Why is it important for sellers to obtain their standard condo documentation?
As a condo seller, it’s important to be aware of the documentation you may be required to produce if an offer is received on your property. The documents are essential to know about the health of a condo corporation or complex and nearly all offers made on condo properties will be conditional upon a buyer’s review of the condo documents.
Why is it important for buyers to review condo documents?
From a buyer’s perspective, it is important to know that when you purchase a unit you are purchasing not only the living unit but shares in the condo corporation. This condo corporation is responsible for operating items like the reserve fund and could also be subject to legal proceedings. You will want to know about the physical, managerial, and financial position of the condo building. For those reasons, it is very important to review the documents. If you prefer, a professional can take care of this on your behalf. Click here to find a professional for document review.
When should sellers prepare their condo documents?
Sellers should be prepared and organized with these documents well in advance of going to market. This will make it simple to provide the documents for buyers to review upon request once an offer is received and eliminate the possibility of a delay in the process.
Where do sellers get their condo documents?
If you own a large condo building, documents can typically be requested from the management company. Some condo boards make documents available on websites like condopapers.com. Smaller condo buildings, like a fourplex or triplex, may not have all the standard documents available to you.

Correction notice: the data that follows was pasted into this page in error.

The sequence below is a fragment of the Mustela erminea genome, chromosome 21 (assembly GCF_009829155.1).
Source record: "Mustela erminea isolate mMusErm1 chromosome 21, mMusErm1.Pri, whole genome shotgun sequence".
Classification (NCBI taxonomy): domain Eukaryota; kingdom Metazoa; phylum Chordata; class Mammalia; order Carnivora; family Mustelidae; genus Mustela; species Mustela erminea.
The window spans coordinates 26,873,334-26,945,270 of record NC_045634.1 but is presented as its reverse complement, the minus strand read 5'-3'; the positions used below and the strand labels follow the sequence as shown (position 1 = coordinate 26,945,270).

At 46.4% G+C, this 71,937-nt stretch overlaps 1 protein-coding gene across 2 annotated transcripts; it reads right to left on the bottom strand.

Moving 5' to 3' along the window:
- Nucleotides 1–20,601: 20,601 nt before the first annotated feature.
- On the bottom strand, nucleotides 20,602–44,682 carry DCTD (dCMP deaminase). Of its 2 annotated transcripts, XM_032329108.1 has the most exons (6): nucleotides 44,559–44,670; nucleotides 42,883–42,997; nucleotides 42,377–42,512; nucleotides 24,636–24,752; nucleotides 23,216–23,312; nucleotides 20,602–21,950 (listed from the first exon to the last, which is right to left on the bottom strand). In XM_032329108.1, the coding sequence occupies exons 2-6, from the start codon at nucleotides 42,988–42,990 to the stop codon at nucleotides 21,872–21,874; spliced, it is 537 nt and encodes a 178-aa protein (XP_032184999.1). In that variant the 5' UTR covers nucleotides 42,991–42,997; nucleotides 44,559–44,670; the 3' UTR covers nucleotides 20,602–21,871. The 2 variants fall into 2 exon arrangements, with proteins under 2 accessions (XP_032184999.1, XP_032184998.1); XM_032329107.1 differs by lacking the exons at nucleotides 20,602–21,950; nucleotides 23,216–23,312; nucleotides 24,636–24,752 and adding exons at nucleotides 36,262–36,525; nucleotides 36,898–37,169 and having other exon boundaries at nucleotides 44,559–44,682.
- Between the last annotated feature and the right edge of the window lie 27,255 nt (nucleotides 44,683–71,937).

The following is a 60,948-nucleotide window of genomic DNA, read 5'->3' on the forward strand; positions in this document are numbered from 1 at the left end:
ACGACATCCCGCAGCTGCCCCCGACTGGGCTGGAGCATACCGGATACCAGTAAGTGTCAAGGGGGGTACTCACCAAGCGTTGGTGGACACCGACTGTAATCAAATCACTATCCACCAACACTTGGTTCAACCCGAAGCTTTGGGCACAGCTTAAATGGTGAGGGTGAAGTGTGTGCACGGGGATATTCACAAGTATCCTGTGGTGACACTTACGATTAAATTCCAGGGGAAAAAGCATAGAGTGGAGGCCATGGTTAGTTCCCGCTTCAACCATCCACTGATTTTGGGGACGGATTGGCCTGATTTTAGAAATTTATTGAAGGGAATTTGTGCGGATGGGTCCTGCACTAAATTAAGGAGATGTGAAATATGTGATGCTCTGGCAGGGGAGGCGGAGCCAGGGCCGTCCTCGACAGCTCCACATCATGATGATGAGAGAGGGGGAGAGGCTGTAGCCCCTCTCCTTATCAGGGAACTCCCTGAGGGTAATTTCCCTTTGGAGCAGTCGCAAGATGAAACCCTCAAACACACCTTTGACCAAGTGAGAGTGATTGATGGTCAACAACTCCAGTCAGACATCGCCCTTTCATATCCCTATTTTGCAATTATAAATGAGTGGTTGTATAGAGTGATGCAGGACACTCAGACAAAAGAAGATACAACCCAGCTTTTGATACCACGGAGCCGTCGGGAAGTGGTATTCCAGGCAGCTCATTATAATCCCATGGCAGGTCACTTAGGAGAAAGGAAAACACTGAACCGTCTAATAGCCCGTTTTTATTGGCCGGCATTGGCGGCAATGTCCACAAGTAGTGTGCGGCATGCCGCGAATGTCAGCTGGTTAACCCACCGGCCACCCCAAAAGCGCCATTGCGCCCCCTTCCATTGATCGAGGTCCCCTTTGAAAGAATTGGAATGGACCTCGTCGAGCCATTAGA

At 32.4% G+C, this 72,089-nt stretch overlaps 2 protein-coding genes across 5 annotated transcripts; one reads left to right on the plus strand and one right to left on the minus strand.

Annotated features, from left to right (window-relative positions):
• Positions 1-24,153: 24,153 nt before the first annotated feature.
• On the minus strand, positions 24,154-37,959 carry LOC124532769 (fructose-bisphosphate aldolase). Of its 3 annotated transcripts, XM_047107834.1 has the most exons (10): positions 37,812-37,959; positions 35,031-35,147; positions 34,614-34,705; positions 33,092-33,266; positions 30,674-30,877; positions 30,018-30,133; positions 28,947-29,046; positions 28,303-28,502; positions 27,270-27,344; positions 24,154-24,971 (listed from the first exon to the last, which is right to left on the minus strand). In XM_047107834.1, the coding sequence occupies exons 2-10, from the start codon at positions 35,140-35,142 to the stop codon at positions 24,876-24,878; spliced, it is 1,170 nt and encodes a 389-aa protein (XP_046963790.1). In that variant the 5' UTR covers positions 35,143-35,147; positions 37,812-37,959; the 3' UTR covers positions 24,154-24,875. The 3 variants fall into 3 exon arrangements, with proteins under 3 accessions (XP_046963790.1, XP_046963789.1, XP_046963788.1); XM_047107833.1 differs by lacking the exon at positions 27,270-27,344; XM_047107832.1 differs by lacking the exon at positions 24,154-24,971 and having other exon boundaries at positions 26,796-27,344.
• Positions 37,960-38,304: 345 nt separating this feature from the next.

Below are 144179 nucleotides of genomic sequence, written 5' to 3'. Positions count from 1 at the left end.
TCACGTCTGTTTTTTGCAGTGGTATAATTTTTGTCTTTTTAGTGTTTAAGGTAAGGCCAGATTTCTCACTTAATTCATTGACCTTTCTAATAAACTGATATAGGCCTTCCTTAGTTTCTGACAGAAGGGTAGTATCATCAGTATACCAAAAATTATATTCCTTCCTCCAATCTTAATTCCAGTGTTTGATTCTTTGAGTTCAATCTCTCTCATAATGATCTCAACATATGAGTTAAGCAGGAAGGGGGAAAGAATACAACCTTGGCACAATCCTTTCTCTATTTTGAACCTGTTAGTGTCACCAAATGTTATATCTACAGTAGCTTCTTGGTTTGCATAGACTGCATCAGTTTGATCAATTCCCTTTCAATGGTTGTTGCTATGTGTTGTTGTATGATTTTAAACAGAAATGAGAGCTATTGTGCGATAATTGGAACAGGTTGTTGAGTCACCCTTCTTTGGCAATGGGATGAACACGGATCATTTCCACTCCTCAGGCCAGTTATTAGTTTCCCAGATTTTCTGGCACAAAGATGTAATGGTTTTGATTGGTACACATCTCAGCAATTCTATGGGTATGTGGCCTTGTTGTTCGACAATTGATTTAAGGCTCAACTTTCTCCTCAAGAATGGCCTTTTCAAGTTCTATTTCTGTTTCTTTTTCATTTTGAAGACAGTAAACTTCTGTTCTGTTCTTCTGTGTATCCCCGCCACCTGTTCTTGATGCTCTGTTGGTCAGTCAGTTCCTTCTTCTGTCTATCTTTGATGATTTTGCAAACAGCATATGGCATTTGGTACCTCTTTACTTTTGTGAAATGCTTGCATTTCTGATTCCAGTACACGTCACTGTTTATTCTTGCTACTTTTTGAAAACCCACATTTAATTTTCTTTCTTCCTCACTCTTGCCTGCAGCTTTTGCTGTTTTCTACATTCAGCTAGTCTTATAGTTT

Typical documents include:
A statement setting out the amount of any contributions due and payable in respect of the unit
The particulars of:
any action commenced against the corporation and served on the corporation
any unsatisfied judgment or order for which the corporation is liable
any written demand made on the corporation for an amount in excess of $5,000 that, if not met, may result in an action being brought against the corporation
The particulars of, or a copy of, any subsisting management agreement
the particulars of, or a copy of, any subsisting recreational agreemen
The particulars of any post-tensioned cables located anywhere on or within the property that is included in the condominium plan
A copy of the budget of the corporation
A copy of the most recent financial statements, if any, of the corporation, including the most recent year-end and month-end statements
A copy of the bylaws of the corporation
A copy of the most recent approved and most recent draft minutes of the annual general meeting
A copy of the minutes and draft minutes of meetings of the board of directors of the corporation for not less than the past 12 months
A statement setting out the amount of the capital replacement reserve fund
A copy of the reserve fund report
A copy of the reserve fund plan
A statement setting out the amount of the monthly contribution (commonly referred to as condominium fee) and the basis on which that amount was determined
A statement setting out any structural deficiencies that the corporation has knowledge of, at the time of the request, in any of the buildings that are included in the condominium plan
A copy of any lease agreement or exclusive use agreement with respect to the possession of a portion of the common property, including a parking stall or storage space
A copy of the registered condominium plan
A copy of the condominium additional plan sheet certificate (CADS)
A copy of the insurance certificate
The amount of any homeowner association fee
A copy of any proposed special resolution awaiting a vote
A copy of any special resolution that has been passed but not yet implemented
A copy of any easement, covenants and restrictions (ECR) agreement
A copy of any other building or site report such as a building assessment report, building envelope report, geo-technical report, technical audit or performance audit